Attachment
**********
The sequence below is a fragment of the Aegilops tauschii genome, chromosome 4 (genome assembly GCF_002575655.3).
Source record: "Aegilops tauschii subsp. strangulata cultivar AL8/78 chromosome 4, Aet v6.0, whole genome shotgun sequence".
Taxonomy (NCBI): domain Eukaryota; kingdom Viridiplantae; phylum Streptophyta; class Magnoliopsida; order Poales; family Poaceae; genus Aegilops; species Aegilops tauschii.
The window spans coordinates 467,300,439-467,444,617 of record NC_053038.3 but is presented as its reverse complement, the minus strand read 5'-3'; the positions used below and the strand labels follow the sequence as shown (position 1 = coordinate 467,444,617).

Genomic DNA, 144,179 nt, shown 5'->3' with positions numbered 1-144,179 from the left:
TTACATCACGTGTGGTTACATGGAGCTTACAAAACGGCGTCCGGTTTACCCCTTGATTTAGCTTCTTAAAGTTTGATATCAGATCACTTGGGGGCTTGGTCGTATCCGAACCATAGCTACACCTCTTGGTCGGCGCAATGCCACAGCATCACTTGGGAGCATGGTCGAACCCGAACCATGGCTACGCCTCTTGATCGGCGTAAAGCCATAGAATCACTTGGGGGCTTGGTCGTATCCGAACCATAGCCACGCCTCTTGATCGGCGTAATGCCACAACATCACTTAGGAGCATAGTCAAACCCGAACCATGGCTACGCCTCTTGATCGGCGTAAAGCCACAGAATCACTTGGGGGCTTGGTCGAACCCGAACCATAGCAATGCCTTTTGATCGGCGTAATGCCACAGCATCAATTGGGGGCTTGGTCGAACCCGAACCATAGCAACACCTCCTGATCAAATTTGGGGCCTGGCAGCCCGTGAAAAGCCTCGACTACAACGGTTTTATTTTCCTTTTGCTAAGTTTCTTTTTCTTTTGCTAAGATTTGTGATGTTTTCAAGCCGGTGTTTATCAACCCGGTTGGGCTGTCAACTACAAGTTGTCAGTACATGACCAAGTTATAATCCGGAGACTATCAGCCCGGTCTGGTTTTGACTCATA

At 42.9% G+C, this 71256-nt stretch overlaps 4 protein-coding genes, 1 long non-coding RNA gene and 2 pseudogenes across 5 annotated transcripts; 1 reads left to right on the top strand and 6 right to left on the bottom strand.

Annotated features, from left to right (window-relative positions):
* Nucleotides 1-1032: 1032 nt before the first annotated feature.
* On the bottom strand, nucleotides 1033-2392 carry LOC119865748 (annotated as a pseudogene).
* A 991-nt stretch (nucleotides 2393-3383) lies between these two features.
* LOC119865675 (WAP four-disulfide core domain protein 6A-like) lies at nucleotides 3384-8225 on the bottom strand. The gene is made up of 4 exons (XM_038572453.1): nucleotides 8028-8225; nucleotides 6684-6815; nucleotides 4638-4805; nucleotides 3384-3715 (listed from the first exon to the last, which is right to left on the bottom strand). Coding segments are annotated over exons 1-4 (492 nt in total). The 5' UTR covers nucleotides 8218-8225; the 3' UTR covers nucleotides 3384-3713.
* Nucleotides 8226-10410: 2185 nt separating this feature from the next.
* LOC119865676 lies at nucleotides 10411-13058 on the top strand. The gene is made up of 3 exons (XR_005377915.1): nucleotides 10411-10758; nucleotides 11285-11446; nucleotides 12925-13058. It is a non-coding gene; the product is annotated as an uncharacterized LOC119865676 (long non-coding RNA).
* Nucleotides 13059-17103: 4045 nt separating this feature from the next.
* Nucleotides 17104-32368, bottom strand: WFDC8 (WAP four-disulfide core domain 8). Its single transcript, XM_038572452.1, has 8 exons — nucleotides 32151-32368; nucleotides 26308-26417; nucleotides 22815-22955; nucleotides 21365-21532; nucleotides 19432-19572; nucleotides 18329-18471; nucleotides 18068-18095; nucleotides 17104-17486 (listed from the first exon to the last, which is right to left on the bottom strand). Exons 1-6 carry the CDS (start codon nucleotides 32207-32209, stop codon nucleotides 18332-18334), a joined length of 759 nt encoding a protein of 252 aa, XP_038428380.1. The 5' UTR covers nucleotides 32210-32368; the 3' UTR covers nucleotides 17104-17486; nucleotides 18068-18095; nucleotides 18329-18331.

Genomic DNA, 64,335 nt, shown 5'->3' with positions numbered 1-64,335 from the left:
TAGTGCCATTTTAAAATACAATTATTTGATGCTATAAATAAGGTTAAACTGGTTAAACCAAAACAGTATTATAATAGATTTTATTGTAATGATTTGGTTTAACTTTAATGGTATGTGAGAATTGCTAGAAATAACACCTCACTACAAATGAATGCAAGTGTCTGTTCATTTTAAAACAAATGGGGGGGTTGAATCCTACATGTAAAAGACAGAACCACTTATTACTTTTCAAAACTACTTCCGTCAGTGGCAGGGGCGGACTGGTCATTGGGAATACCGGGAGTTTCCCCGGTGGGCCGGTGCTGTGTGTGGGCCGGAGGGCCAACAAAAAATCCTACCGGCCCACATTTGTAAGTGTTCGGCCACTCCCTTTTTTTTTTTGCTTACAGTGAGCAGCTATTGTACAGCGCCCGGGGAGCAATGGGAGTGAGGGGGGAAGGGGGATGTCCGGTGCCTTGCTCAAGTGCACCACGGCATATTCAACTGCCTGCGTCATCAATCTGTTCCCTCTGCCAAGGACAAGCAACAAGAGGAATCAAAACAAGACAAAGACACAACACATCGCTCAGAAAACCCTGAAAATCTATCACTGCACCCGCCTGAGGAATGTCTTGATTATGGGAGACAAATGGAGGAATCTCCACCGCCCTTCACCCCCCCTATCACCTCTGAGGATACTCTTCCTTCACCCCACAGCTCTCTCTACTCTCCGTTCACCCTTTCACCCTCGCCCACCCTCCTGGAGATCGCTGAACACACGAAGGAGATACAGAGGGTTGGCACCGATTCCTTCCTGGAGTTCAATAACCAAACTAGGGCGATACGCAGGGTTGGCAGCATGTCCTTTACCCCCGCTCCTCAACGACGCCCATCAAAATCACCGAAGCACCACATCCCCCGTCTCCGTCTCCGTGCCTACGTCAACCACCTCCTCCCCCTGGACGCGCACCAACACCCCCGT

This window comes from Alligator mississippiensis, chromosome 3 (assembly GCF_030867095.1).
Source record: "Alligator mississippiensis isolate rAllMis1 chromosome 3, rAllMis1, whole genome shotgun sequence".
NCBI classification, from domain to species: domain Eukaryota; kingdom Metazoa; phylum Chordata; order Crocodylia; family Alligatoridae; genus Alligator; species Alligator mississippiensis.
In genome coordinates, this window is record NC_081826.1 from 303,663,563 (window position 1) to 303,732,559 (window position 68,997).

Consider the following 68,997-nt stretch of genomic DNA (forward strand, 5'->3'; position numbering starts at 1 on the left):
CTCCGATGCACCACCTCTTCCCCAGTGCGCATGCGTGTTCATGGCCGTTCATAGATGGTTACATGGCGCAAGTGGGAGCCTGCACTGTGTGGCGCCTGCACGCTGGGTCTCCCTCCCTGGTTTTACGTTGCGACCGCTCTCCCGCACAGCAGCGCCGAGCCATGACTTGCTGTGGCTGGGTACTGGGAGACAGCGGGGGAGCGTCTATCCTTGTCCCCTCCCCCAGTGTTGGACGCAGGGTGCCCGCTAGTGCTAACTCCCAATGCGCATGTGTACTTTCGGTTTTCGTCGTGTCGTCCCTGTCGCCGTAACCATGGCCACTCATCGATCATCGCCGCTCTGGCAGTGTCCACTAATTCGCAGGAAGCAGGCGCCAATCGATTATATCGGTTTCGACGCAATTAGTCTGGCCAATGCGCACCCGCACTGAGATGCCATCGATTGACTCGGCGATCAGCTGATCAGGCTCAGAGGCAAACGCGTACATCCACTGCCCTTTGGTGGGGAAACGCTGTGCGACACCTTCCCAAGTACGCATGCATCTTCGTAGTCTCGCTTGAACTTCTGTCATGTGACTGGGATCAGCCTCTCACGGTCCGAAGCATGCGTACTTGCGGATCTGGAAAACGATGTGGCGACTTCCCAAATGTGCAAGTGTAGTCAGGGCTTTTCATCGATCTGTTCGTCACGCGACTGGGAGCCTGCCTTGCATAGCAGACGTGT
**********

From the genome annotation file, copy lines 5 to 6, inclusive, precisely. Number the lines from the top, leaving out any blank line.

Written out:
Genomic DNA, 144,179 nt, shown 5'->3' with positions numbered 1-144,179 from the left:
TTACATCACGTGTGGTTACATGGAGCTTACAAAACGGCGTCCGGTTTACCCCTTGATTTAGCTTCTTAAAGTTTGATATCAGATCACTTGGGGGCTTGGTCGTATCCGAACCATAGCTACACCTCTTGGTCGGCGCAATGCCACAGCATCACTTGGGAGCATGGTCGAACCCGAACCATGGCTACGCCTCTTGATCGGCGTAAAGCCATAGAATCACTTGGGGGCTTGGTCGTATCCGAACCATAGCCACGCCTCTTGATCGGCGTAATGCCACAACATCACTTAGGAGCATAGTCAAACCCGAACCATGGCTACGCCTCTTGATCGGCGTAAAGCCACAGAATCACTTGGGGGCTTGGTCGAACCCGAACCATAGCAATGCCTTTTGATCGGCGTAATGCCACAGCATCAATTGGGGGCTTGGTCGAACCCGAACCATAGCAACACCTCCTGATCAAATTTGGGGCCTGGCAGCCCGTGAAAAGCCTCGACTACAACGGTTTTATTTTCCTTTTGCTAAGTTTCTTTTTCTTTTGCTAAGATTTGTGATGTTTTCAAGCCGGTGTTTATCAACCCGGTTGGGCTGTCAACTACAAGTTGTCAGTACATGACCAAGTTATAATCCGGAGACTATCAGCCCGGTCTGGTTTTGACTCATA